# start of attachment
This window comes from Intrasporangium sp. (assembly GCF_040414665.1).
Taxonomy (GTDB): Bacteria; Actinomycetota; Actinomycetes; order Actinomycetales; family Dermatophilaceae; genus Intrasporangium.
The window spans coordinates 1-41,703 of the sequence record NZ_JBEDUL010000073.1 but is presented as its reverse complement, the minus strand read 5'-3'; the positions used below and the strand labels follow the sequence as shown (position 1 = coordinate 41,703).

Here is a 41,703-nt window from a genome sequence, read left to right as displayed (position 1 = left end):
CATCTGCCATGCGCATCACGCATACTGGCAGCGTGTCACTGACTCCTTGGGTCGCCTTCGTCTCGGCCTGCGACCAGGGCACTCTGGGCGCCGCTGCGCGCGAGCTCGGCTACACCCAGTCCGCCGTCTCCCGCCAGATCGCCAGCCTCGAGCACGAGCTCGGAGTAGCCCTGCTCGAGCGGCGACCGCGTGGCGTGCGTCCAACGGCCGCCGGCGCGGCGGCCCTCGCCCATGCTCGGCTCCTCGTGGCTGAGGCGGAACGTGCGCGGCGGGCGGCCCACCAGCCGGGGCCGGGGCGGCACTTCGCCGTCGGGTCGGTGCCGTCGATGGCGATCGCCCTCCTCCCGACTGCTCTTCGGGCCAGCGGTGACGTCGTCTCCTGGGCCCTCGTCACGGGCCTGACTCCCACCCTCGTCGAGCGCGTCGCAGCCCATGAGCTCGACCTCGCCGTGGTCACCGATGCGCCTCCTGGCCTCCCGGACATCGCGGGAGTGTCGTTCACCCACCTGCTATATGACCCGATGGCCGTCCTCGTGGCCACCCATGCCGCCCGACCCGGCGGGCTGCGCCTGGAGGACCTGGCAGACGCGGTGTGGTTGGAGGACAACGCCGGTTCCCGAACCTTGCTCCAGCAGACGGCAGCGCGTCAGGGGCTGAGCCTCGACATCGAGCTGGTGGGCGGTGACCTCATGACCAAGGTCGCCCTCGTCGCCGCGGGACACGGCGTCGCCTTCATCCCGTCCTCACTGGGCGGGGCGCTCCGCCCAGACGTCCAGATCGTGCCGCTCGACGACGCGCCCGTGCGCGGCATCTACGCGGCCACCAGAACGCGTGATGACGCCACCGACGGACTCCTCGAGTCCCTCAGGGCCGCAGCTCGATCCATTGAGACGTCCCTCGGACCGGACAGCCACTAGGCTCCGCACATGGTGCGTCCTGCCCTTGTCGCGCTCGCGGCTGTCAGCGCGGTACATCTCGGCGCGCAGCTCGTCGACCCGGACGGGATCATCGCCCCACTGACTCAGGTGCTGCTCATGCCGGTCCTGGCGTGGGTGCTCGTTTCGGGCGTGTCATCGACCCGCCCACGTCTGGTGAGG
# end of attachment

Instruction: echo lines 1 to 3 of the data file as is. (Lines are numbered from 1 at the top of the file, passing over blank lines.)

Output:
This window comes from Intrasporangium sp. (assembly GCF_040414665.1).
Taxonomy (GTDB): Bacteria; Actinomycetota; Actinomycetes; order Actinomycetales; family Dermatophilaceae; genus Intrasporangium.
The window spans coordinates 1-41,703 of the sequence record NZ_JBEDUL010000073.1 but is presented as its reverse complement, the minus strand read 5'-3'; the positions used below and the strand labels follow the sequence as shown (position 1 = coordinate 41,703).